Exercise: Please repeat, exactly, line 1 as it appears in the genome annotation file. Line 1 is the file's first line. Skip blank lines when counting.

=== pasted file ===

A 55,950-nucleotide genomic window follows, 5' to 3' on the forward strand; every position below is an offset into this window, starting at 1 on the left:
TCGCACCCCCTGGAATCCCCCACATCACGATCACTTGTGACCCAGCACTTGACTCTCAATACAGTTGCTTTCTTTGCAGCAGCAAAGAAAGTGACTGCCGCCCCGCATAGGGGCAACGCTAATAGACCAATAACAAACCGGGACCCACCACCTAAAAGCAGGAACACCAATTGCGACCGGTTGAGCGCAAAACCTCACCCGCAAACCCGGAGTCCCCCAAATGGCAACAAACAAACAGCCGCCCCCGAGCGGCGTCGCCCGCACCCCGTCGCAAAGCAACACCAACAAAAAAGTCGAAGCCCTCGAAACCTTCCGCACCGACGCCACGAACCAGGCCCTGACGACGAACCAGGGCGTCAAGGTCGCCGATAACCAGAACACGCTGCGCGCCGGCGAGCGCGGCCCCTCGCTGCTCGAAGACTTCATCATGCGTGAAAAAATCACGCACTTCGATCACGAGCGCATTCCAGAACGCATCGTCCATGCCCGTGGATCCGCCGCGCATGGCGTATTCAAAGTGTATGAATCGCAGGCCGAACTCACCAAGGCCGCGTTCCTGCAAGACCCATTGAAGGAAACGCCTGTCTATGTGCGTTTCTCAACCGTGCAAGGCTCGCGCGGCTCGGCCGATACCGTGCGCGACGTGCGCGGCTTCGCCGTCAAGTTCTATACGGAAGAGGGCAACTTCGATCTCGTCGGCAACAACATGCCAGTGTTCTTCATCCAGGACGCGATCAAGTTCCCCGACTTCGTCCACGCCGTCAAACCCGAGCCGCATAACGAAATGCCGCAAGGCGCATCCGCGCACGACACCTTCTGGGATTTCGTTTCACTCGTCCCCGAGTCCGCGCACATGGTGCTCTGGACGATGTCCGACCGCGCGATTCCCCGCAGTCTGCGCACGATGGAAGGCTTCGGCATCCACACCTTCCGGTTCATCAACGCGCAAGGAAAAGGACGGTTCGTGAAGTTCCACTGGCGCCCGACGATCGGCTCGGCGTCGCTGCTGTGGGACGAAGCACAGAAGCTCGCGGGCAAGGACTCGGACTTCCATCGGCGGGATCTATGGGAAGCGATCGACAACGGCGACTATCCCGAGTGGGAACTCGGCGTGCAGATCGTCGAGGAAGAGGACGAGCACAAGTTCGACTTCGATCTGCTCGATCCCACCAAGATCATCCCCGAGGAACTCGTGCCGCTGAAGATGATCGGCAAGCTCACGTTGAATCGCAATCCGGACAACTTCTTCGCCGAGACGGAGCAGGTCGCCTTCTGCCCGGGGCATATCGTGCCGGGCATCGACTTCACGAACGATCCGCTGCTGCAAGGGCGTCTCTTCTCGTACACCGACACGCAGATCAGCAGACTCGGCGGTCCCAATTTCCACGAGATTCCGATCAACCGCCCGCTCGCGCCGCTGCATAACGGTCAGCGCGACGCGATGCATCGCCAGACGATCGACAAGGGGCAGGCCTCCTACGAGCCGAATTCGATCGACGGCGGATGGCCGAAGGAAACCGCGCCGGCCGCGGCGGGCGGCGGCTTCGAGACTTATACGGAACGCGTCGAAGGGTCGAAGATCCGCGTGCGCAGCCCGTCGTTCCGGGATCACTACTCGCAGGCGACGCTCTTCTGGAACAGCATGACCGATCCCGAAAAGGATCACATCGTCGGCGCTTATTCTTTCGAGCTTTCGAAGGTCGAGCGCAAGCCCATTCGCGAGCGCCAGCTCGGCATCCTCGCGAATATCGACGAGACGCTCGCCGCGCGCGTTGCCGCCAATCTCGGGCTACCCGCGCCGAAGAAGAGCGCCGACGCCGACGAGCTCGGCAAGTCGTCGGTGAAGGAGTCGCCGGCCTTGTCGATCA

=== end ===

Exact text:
A 55,950-nucleotide genomic window follows, 5' to 3' on the forward strand; every position below is an offset into this window, starting at 1 on the left: